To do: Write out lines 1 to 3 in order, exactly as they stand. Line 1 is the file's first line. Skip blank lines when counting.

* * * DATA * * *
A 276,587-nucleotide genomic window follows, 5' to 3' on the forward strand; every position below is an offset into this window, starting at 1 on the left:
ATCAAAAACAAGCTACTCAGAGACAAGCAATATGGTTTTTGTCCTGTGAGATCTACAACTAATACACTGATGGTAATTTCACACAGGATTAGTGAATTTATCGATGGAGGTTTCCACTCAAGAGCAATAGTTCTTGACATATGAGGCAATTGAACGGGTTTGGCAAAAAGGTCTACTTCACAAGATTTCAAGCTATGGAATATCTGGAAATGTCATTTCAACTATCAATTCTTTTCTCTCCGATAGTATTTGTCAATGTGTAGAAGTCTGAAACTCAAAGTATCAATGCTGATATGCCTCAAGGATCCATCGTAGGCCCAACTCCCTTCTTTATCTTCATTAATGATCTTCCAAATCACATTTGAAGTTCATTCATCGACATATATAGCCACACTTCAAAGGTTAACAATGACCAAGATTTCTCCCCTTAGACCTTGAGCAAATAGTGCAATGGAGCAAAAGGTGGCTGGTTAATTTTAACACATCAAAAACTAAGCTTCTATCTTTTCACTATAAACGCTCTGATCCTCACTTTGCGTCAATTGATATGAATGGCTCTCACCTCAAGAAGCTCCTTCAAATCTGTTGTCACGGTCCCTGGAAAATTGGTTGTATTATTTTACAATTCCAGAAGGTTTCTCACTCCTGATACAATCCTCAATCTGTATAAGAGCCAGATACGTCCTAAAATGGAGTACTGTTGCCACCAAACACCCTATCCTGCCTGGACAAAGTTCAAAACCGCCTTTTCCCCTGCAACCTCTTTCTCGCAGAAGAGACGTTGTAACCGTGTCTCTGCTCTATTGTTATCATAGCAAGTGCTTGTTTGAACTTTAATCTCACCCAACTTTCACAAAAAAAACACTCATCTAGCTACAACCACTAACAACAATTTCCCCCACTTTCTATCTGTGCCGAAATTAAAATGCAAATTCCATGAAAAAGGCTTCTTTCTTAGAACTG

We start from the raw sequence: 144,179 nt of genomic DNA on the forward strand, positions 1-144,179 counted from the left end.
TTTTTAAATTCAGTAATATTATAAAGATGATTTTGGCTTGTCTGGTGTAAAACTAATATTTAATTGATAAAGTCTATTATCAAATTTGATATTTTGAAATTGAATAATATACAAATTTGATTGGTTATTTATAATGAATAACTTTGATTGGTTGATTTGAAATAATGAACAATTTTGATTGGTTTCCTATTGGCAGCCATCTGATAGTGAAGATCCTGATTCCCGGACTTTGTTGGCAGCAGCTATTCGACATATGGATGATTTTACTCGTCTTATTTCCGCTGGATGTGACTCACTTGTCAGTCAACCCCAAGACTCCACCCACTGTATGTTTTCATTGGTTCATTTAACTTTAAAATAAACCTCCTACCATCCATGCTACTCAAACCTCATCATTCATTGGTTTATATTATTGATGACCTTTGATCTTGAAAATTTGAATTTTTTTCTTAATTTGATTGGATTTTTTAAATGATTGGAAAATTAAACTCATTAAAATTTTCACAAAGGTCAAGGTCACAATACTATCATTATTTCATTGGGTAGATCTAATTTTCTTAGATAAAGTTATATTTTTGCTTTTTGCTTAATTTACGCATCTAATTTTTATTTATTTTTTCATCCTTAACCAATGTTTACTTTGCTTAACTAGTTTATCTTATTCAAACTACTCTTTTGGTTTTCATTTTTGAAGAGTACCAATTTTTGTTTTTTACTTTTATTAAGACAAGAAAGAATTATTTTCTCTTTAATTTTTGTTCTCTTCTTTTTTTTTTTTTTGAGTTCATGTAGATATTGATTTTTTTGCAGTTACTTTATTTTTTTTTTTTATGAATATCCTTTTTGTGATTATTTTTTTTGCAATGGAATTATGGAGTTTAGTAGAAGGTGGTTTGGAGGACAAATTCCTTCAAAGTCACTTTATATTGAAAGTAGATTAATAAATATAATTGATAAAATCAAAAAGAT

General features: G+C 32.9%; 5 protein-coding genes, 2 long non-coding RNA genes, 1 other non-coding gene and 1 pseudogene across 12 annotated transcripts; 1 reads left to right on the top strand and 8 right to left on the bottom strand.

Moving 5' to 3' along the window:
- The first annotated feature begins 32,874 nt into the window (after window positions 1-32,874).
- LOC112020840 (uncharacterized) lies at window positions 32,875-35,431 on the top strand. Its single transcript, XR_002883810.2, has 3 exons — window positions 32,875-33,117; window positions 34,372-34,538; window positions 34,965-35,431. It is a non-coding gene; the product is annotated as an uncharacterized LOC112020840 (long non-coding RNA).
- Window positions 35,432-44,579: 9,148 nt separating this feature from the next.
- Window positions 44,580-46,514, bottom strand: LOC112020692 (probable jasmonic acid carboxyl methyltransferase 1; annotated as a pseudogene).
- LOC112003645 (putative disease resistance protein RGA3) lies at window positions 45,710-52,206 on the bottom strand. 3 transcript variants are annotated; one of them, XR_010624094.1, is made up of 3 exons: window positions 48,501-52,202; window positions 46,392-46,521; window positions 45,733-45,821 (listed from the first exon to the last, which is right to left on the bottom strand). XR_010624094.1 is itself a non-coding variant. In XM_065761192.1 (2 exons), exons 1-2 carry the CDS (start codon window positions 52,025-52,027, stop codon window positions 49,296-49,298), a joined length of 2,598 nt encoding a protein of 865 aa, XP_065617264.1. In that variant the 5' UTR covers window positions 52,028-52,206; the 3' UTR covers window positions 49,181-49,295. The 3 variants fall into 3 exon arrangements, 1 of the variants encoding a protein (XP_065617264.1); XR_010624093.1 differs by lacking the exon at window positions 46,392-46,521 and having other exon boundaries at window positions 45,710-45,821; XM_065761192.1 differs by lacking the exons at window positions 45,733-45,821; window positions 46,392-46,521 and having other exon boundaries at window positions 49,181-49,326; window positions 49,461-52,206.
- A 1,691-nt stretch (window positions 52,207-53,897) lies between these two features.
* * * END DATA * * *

A 276,587-nucleotide genomic window follows, 5' to 3' on the forward strand; every position below is an offset into this window, starting at 1 on the left:
ATCAAAAACAAGCTACTCAGAGACAAGCAATATGGTTTTTGTCCTGTGAGATCTACAACTAATACACTGATGGTAATTTCACACAGGATTAGTGAATTTATCGATGGAGGTTTCCACTCAAGAGCAATAGTTCTTGACATATGAGGCAATTGAACGGGTTTGGCAAAAAGGTCTACTTCACAAGATTTCAAGCTATGGAATATCTGGAAATGTCATTTCAACTATCAATTCTTTTCTCTCCGATAGTATTTGTCAATGTGTAGAAGTCTGAAACTCAAAGTATCAATGCTGATATGCCTCAAGGATCCATCGTAGGCCCAACTCCCTTCTTTATCTTCATTAATGATCTTCCAAATCACATTTGAAGTTCATTCATCGACATATATAGCCACACTTCAAAGGTTAACAATGACCAAGATTTCTCCCCTTAGACCTTGAGCAAATAGTGCAATGGAGCAAAAGGTGGCTGGTTAATTTTAACACATCAAAAACTAAGCTTCTATCTTTTCACTATAAACGCTCTGATCCTCACTTTGCGTCAATTGATATGAATGGCTCTCACCTCAAGAAGCTCCTTCAAATCTGTTGTCACGGTCCCTGGAAAATTGGTTGTATTATTTTACAATTCCAGAAGGTTTCTCACTCCTGATACAATCCTCAATCTGTATAAGAGCCAGATACGTCCTAAAATGGAGTACTGTTGCCACCAAACACCCTATCCTGCCTGGACAAAGTTCAAAACCGCCTTTTCCCCTGCAACCTCTTTCTCGCAGAAGAGACGTTGTAACCGTGTCTCTGCTCTATTGTTATCATAGCAAGTGCTTGTTTGAACTTTAATCTCACCCAACTTTCACAAAAAAAACACTCATCTAGCTACAACCACTAACAACAATTTCCCCCACTTTCTATCTGTGCCGAAATTAAAATGCAAATTCCATGAAAAAGGCTTCTTTCTTAGAACTG

We start from the raw sequence: 144,179 nt of genomic DNA on the forward strand, positions 1-144,179 counted from the left end.